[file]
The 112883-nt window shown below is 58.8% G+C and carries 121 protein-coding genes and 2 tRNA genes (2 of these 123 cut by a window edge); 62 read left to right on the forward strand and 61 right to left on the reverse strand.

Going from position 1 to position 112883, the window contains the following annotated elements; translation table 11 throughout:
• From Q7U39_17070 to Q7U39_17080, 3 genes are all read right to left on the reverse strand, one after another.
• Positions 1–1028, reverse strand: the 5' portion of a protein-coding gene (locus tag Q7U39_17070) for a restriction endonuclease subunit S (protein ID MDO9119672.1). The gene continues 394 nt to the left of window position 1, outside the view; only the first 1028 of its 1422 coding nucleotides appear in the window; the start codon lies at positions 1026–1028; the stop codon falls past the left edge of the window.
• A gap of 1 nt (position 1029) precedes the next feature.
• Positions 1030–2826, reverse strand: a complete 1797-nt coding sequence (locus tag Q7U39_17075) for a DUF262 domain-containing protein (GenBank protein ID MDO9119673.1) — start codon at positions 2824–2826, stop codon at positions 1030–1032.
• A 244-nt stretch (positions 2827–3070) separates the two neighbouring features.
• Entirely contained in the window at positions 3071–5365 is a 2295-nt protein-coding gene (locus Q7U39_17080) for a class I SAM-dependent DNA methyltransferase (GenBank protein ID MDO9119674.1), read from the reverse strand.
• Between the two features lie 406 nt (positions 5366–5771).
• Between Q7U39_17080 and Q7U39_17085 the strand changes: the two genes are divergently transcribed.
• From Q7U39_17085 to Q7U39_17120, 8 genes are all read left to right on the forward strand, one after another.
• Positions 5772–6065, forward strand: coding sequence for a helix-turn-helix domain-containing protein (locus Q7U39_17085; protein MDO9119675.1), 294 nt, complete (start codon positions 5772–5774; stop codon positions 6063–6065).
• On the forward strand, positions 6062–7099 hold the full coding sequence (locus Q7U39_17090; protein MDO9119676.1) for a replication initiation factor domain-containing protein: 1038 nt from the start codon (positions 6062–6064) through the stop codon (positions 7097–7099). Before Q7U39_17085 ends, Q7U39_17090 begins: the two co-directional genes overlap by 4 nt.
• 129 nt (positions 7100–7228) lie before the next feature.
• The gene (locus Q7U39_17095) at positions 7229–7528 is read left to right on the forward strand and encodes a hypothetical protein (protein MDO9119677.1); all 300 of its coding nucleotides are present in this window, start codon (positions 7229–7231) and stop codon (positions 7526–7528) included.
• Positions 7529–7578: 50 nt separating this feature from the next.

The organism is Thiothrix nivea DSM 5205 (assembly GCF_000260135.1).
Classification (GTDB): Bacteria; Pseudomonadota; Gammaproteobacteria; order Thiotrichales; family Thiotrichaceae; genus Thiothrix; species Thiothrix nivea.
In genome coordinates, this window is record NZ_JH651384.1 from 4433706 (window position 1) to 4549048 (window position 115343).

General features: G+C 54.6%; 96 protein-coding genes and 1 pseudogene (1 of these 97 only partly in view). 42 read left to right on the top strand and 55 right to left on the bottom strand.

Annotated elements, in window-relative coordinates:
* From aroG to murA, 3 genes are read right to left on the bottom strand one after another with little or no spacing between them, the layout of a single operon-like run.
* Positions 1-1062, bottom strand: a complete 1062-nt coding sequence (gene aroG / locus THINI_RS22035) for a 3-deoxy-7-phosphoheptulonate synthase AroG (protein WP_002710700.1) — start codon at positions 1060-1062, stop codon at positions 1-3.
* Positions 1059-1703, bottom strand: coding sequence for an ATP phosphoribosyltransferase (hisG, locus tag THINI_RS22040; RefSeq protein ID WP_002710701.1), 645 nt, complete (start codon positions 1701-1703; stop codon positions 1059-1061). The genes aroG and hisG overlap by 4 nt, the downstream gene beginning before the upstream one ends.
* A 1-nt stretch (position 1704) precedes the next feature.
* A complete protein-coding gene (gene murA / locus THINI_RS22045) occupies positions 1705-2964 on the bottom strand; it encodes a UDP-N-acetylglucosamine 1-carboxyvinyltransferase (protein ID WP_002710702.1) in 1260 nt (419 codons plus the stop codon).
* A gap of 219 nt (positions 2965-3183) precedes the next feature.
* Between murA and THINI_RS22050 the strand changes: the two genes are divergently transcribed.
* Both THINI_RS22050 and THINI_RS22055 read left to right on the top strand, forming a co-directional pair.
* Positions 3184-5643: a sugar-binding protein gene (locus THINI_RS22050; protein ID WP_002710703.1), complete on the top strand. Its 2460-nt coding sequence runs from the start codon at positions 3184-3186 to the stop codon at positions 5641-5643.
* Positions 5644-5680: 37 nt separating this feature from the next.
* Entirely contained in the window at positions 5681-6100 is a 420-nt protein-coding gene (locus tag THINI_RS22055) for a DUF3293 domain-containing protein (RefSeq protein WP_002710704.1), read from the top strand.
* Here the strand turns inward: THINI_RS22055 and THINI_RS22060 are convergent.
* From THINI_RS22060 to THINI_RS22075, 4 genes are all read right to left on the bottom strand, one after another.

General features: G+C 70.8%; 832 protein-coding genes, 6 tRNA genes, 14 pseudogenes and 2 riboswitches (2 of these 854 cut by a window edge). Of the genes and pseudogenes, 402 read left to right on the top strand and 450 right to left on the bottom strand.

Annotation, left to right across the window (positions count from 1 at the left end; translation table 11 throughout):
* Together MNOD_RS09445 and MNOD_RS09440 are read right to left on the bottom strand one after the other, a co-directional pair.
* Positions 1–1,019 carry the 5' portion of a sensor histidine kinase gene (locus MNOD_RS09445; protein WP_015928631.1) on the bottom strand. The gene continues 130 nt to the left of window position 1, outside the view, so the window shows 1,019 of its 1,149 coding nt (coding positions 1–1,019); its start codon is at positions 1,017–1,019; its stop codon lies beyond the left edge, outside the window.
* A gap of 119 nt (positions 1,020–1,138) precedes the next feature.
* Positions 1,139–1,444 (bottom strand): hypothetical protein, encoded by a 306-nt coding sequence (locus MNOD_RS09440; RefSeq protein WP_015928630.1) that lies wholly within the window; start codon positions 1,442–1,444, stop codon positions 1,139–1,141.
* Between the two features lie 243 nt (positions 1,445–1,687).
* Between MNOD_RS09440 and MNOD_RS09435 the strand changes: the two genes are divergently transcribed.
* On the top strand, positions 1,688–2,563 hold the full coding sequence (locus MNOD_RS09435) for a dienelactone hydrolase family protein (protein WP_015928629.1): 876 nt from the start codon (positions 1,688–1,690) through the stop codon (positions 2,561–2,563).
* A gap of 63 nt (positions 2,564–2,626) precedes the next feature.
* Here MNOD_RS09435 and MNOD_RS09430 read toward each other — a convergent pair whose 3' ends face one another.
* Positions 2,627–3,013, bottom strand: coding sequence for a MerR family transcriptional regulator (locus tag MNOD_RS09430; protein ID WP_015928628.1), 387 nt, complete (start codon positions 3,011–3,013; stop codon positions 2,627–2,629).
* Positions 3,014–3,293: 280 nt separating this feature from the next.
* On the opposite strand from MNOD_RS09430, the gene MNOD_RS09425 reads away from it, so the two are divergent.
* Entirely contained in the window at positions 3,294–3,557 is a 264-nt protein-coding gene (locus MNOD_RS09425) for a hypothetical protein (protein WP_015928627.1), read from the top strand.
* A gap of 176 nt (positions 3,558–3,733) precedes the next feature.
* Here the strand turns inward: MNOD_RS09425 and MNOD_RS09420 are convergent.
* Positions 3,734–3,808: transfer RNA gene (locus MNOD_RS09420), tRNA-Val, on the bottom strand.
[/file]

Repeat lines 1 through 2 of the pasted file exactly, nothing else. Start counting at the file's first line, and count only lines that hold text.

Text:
The 112883-nt window shown below is 58.8% G+C and carries 121 protein-coding genes and 2 tRNA genes (2 of these 123 cut by a window edge); 62 read left to right on the forward strand and 61 right to left on the reverse strand.

Going from position 1 to position 112883, the window contains the following annotated elements; translation table 11 throughout: